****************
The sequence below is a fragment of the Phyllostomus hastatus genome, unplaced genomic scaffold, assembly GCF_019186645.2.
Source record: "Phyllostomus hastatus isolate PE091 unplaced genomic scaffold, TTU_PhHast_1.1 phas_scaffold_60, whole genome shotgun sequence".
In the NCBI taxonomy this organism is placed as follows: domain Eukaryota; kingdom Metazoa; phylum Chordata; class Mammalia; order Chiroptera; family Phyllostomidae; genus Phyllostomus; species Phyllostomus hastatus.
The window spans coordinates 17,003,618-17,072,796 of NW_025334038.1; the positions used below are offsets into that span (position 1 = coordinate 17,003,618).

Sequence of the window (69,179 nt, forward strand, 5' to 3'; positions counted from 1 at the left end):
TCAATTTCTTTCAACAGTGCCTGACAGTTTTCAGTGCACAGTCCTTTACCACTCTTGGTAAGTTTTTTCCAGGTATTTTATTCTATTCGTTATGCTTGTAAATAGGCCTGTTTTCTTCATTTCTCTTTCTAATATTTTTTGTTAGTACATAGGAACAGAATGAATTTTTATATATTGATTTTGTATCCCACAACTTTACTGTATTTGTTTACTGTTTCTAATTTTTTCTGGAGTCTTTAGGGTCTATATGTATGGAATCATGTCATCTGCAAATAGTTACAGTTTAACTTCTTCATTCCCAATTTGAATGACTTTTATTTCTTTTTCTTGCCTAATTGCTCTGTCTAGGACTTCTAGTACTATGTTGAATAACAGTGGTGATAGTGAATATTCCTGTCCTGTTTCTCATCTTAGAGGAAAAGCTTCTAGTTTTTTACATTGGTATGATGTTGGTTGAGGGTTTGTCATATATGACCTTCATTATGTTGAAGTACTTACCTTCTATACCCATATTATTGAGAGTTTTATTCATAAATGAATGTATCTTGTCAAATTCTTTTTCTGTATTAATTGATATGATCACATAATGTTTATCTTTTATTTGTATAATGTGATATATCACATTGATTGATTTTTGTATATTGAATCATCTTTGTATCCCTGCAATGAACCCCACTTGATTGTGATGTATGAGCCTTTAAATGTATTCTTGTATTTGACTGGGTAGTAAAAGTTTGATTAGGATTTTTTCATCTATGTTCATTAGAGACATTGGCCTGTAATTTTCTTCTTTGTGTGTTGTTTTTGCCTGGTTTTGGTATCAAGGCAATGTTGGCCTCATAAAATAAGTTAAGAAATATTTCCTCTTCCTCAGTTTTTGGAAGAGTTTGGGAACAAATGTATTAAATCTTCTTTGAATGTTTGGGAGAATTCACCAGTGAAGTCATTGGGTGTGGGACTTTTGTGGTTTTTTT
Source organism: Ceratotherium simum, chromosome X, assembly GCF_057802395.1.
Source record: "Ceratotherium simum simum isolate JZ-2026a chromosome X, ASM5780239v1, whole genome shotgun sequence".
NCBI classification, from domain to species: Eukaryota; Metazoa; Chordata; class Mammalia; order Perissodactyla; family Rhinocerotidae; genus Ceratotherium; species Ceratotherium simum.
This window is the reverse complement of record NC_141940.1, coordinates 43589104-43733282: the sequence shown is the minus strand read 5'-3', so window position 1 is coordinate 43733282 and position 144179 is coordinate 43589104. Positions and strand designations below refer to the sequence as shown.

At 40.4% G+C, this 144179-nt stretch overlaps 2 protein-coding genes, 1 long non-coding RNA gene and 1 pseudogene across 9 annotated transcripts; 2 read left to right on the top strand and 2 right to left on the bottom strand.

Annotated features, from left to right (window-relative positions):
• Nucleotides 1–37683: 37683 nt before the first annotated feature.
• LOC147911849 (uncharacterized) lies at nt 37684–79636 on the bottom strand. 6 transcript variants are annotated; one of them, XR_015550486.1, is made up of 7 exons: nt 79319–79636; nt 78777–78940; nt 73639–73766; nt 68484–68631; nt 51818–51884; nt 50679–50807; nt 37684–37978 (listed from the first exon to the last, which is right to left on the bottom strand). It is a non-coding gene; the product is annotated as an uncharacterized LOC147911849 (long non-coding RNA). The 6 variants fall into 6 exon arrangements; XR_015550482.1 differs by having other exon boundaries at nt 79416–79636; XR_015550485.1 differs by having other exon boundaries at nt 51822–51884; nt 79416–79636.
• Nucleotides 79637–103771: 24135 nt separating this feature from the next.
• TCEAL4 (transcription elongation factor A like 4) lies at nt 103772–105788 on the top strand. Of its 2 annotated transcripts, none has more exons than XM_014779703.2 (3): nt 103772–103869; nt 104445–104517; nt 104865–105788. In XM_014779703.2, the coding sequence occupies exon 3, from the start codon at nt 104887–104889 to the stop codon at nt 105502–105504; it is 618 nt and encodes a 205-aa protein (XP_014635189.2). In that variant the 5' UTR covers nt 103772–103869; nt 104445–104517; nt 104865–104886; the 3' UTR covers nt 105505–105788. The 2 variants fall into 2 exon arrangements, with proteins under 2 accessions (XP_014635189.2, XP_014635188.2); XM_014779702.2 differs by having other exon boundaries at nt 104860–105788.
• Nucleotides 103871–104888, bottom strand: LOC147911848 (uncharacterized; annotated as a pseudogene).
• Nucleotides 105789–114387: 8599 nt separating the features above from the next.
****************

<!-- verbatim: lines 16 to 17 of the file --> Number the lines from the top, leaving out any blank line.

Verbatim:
• TCEAL4 (transcription elongation factor A like 4) lies at nt 103772–105788 on the top strand. Of its 2 annotated transcripts, none has more exons than XM_014779703.2 (3): nt 103772–103869; nt 104445–104517; nt 104865–105788. In XM_014779703.2, the coding sequence occupies exon 3, from the start codon at nt 104887–104889 to the stop codon at nt 105502–105504; it is 618 nt and encodes a 205-aa protein (XP_014635189.2). In that variant the 5' UTR covers nt 103772–103869; nt 104445–104517; nt 104865–104886; the 3' UTR covers nt 105505–105788. The 2 variants fall into 2 exon arrangements, with proteins under 2 accessions (XP_014635189.2, XP_014635188.2); XM_014779702.2 differs by having other exon boundaries at nt 104860–105788.
• Nucleotides 103871–104888, bottom strand: LOC147911848 (uncharacterized; annotated as a pseudogene).